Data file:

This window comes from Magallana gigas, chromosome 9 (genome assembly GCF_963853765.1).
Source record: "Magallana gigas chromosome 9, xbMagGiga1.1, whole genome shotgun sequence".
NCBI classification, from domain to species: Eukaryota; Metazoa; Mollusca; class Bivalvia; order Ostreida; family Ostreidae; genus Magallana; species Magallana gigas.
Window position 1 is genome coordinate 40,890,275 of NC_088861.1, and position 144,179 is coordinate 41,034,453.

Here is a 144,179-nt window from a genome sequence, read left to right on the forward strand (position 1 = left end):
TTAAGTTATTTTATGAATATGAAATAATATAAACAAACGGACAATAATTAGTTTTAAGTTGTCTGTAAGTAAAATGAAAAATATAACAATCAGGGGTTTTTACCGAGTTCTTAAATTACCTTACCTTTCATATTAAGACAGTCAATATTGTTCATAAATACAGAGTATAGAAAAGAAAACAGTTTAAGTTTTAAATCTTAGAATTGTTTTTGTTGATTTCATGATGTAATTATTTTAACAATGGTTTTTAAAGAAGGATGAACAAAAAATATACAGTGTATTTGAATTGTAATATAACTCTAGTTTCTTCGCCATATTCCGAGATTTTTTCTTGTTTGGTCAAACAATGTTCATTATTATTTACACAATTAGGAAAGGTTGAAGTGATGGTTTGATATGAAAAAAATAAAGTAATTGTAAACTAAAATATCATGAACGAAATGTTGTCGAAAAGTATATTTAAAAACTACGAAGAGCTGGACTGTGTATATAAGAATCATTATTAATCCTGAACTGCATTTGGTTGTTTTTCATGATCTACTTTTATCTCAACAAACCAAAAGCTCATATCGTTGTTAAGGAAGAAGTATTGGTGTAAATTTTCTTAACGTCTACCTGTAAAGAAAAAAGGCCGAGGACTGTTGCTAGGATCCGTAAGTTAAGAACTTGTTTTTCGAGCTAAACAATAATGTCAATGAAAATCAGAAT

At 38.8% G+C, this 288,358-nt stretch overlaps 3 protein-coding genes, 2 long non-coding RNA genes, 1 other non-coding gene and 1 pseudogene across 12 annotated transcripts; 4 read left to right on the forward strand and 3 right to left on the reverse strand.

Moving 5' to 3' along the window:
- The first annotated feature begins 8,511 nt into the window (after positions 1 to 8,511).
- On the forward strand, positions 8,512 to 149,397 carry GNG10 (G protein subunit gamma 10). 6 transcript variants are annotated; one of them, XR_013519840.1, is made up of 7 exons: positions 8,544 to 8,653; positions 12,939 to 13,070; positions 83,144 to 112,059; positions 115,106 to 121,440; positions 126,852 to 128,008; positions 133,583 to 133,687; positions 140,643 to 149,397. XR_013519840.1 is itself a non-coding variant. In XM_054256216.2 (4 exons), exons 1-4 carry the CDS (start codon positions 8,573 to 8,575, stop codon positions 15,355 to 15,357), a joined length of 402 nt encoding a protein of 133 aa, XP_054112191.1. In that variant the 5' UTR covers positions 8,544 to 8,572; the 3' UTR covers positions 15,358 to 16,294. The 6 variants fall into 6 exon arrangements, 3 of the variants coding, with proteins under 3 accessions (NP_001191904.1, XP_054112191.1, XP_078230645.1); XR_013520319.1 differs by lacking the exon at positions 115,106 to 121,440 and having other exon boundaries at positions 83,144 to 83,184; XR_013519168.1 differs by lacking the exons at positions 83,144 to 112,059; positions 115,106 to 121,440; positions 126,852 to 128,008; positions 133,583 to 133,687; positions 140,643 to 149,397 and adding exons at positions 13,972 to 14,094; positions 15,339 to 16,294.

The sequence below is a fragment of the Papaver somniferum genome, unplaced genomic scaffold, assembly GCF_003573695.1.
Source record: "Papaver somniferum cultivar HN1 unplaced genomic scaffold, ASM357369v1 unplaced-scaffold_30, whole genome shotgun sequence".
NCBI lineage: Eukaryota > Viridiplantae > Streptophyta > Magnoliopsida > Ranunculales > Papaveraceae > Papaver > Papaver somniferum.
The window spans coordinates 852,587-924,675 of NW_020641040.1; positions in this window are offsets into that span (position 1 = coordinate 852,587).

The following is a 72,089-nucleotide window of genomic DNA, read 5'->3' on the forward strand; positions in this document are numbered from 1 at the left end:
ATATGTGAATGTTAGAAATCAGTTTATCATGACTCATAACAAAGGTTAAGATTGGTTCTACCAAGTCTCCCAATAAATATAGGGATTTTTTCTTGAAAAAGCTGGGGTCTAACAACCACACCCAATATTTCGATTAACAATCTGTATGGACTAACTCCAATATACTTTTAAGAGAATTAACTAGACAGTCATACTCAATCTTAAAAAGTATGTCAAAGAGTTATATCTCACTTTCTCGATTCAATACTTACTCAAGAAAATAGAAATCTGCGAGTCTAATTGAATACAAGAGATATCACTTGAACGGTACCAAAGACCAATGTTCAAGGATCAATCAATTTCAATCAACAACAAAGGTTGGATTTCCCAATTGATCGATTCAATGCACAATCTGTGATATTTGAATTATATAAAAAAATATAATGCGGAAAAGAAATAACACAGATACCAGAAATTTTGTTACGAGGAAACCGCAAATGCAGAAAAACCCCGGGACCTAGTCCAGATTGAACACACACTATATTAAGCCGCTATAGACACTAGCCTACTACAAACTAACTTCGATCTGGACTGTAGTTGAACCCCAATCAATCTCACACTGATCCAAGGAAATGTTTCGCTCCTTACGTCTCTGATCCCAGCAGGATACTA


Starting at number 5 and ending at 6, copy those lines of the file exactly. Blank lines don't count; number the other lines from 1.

Here is a 144,179-nt window from a genome sequence, read left to right on the forward strand (position 1 = left end):
TTAAGTTATTTTATGAATATGAAATAATATAAACAAACGGACAATAATTAGTTTTAAGTTGTCTGTAAGTAAAATGAAAAATATAACAATCAGGGGTTTTTACCGAGTTCTTAAATTACCTTACCTTTCATATTAAGACAGTCAATATTGTTCATAAATACAGAGTATAGAAAAGAAAACAGTTTAAGTTTTAAATCTTAGAATTGTTTTTGTTGATTTCATGATGTAATTATTTTAACAATGGTTTTTAAAGAAGGATGAACAAAAAATATACAGTGTATTTGAATTGTAATATAACTCTAGTTTCTTCGCCATATTCCGAGATTTTTTCTTGTTTGGTCAAACAATGTTCATTATTATTTACACAATTAGGAAAGGTTGAAGTGATGGTTTGATATGAAAAAAATAAAGTAATTGTAAACTAAAATATCATGAACGAAATGTTGTCGAAAAGTATATTTAAAAACTACGAAGAGCTGGACTGTGTATATAAGAATCATTATTAATCCTGAACTGCATTTGGTTGTTTTTCATGATCTACTTTTATCTCAACAAACCAAAAGCTCATATCGTTGTTAAGGAAGAAGTATTGGTGTAAATTTTCTTAACGTCTACCTGTAAAGAAAAAAGGCCGAGGACTGTTGCTAGGATCCGTAAGTTAAGAACTTGTTTTTCGAGCTAAACAATAATGTCAATGAAAATCAGAAT